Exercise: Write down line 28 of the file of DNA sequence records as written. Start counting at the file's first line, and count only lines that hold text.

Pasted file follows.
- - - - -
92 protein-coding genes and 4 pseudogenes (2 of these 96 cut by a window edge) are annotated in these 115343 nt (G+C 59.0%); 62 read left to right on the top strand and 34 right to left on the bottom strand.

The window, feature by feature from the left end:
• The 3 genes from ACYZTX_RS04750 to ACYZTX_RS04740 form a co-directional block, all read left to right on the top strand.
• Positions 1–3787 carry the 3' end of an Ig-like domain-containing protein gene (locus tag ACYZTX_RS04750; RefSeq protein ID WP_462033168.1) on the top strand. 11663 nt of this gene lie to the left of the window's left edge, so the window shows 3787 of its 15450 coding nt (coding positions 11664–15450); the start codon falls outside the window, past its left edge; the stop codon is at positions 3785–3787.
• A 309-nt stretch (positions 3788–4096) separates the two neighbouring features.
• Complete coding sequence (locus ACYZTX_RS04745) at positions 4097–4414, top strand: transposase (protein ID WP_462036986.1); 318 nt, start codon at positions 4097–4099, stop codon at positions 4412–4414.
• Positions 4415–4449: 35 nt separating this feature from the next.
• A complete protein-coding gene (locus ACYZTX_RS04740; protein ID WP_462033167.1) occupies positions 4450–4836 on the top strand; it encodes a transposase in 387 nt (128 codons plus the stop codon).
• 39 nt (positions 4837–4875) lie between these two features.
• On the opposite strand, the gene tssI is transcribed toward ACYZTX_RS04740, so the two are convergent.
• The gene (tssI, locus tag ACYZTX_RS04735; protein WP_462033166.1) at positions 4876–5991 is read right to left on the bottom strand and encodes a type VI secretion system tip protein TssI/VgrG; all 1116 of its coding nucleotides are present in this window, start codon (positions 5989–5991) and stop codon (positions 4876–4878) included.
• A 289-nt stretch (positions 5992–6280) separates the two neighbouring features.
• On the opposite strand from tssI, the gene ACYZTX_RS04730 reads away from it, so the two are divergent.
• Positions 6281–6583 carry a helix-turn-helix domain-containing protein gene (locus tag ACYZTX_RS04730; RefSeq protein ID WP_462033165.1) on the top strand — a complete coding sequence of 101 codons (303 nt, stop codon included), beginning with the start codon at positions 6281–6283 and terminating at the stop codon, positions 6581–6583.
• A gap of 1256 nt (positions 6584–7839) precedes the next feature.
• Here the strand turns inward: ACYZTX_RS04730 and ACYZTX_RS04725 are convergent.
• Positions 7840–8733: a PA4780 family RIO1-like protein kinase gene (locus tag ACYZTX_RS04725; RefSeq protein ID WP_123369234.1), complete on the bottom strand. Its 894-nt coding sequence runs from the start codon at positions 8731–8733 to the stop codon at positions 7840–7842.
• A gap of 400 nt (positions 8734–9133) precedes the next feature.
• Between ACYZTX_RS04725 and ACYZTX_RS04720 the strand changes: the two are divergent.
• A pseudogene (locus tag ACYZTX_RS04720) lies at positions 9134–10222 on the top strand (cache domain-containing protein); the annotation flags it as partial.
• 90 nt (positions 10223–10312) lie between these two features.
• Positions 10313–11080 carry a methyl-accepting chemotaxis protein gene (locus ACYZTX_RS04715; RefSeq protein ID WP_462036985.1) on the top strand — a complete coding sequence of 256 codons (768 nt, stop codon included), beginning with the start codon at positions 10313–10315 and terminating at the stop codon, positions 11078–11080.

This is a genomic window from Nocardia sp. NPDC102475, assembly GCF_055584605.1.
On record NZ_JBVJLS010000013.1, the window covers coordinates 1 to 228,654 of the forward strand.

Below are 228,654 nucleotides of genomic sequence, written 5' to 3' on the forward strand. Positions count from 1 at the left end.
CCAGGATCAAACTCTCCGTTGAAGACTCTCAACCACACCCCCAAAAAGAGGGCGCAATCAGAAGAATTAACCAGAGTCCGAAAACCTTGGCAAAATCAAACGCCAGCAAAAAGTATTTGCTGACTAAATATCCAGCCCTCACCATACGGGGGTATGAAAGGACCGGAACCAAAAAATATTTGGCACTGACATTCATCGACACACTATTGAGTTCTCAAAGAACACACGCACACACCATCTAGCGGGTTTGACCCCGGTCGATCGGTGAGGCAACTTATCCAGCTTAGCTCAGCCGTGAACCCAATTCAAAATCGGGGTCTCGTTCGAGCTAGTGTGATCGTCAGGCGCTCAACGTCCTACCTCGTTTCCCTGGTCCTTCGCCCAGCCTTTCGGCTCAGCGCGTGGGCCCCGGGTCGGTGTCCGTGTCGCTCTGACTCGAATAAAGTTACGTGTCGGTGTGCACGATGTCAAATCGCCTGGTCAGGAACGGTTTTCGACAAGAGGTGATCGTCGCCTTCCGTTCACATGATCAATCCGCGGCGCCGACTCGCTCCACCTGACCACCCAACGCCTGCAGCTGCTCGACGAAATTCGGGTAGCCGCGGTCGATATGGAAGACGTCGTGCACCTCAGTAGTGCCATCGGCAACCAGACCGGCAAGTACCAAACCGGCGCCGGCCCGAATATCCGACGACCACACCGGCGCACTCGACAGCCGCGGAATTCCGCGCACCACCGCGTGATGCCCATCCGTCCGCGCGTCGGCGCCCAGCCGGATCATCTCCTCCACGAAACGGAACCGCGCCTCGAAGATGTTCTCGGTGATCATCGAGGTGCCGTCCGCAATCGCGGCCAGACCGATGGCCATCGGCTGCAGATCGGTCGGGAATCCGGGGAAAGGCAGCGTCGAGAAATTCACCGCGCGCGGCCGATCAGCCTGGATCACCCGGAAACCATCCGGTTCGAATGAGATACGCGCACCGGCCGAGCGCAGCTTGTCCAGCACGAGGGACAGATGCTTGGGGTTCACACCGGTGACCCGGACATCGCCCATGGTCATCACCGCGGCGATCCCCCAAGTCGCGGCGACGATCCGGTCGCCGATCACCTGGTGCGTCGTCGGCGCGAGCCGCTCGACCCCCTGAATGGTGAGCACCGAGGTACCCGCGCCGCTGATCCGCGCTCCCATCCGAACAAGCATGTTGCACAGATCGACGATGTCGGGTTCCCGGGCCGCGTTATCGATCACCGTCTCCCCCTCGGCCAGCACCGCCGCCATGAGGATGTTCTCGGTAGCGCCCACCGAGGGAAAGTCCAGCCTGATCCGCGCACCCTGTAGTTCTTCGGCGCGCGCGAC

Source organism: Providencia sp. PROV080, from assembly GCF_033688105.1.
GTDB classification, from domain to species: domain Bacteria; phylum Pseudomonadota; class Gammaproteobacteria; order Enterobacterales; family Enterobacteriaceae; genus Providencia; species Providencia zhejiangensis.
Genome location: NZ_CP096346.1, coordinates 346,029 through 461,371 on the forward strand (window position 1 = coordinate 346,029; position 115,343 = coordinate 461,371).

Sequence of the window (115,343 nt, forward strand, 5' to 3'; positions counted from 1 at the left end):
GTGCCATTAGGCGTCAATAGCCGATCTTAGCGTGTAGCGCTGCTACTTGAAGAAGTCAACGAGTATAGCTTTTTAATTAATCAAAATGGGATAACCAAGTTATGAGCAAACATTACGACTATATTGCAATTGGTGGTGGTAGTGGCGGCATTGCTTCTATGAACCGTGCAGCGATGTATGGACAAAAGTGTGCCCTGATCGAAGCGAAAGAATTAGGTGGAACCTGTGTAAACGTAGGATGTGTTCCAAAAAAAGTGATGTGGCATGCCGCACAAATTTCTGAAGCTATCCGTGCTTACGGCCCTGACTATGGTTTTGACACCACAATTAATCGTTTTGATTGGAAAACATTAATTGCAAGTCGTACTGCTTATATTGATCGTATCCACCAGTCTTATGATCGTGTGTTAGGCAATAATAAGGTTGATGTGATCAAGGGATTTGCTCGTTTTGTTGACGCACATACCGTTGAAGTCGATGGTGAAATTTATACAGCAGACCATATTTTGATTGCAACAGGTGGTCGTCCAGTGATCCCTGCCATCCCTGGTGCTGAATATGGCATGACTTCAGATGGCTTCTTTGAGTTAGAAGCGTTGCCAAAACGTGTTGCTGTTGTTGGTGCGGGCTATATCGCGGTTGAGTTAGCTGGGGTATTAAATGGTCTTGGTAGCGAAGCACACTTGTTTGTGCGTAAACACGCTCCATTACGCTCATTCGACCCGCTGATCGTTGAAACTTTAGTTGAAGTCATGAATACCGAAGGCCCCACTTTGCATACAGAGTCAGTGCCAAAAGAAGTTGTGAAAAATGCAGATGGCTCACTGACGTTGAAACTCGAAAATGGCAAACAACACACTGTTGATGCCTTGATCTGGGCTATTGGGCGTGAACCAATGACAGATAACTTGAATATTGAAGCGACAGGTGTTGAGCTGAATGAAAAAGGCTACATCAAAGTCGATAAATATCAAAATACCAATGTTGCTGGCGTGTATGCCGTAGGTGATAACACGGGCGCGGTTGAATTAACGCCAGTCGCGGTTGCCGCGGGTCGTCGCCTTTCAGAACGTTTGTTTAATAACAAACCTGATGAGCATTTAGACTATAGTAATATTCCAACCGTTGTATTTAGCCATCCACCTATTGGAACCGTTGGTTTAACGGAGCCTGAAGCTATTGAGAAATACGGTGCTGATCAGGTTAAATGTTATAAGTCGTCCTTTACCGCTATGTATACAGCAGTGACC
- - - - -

GTDB classification, from domain to species: domain Bacteria; phylum Pseudomonadota; class Gammaproteobacteria; order Enterobacterales; family Enterobacteriaceae; genus Providencia; species Providencia zhejiangensis.